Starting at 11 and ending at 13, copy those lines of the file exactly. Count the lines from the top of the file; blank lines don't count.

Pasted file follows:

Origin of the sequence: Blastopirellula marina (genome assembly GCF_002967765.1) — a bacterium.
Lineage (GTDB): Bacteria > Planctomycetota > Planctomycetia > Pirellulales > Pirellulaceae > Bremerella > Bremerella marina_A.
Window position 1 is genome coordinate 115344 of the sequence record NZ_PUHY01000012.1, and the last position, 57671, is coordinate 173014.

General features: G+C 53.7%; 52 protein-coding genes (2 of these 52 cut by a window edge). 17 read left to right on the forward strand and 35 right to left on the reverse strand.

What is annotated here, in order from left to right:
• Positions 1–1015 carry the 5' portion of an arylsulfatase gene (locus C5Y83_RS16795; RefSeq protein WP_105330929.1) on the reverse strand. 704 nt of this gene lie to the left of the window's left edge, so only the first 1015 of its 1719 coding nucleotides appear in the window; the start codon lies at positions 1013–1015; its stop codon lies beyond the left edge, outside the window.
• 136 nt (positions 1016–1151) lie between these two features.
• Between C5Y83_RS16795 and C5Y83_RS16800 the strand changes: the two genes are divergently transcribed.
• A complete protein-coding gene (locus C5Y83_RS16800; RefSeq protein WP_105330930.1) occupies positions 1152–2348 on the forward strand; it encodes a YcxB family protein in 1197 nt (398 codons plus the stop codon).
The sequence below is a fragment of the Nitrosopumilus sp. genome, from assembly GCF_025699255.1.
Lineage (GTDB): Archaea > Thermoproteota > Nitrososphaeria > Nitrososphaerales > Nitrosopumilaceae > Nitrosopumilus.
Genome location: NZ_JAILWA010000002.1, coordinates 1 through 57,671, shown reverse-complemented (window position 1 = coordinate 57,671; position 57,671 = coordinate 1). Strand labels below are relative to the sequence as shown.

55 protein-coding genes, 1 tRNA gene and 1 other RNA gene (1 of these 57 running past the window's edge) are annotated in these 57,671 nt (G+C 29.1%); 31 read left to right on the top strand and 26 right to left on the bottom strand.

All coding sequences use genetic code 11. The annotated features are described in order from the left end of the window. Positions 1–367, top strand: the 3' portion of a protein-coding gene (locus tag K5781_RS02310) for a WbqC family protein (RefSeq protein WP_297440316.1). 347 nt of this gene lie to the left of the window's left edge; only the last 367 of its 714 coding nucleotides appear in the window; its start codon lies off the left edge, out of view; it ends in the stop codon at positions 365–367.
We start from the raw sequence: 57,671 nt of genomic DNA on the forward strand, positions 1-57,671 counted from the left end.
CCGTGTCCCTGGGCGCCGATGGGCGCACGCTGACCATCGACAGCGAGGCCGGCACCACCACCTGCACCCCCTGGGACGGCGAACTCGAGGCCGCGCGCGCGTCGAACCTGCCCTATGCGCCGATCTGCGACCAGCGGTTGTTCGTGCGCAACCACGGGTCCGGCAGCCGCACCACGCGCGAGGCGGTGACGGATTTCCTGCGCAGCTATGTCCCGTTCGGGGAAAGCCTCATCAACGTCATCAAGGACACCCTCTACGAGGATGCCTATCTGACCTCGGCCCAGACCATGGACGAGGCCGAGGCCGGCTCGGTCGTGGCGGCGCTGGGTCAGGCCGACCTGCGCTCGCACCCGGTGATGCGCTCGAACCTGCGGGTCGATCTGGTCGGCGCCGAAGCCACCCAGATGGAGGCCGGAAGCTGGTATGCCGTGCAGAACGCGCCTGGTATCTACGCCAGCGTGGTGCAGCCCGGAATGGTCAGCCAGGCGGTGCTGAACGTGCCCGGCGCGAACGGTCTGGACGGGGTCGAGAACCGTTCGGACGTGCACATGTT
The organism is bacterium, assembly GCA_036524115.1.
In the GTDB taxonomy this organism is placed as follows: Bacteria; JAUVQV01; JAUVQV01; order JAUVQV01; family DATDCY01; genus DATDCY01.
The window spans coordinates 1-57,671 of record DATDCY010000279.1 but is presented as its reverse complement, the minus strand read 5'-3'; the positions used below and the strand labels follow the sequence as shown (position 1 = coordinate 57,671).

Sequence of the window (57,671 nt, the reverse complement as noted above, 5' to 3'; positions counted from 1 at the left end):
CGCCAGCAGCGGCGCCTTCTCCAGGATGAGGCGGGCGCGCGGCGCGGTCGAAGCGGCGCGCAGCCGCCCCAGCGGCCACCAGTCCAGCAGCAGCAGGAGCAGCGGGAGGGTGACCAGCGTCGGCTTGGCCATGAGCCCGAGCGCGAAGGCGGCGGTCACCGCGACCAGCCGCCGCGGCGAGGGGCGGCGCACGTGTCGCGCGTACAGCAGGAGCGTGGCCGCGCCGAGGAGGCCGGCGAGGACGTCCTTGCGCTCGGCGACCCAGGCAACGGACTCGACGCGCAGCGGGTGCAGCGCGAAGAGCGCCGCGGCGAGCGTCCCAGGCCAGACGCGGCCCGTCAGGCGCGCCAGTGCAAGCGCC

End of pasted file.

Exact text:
Lineage (GTDB): Archaea > Thermoproteota > Nitrososphaeria > Nitrososphaerales > Nitrosopumilaceae > Nitrosopumilus.
Genome location: NZ_JAILWA010000002.1, coordinates 1 through 57,671, shown reverse-complemented (window position 1 = coordinate 57,671; position 57,671 = coordinate 1). Strand labels below are relative to the sequence as shown.

55 protein-coding genes, 1 tRNA gene and 1 other RNA gene (1 of these 57 running past the window's edge) are annotated in these 57,671 nt (G+C 29.1%); 31 read left to right on the top strand and 26 right to left on the bottom strand.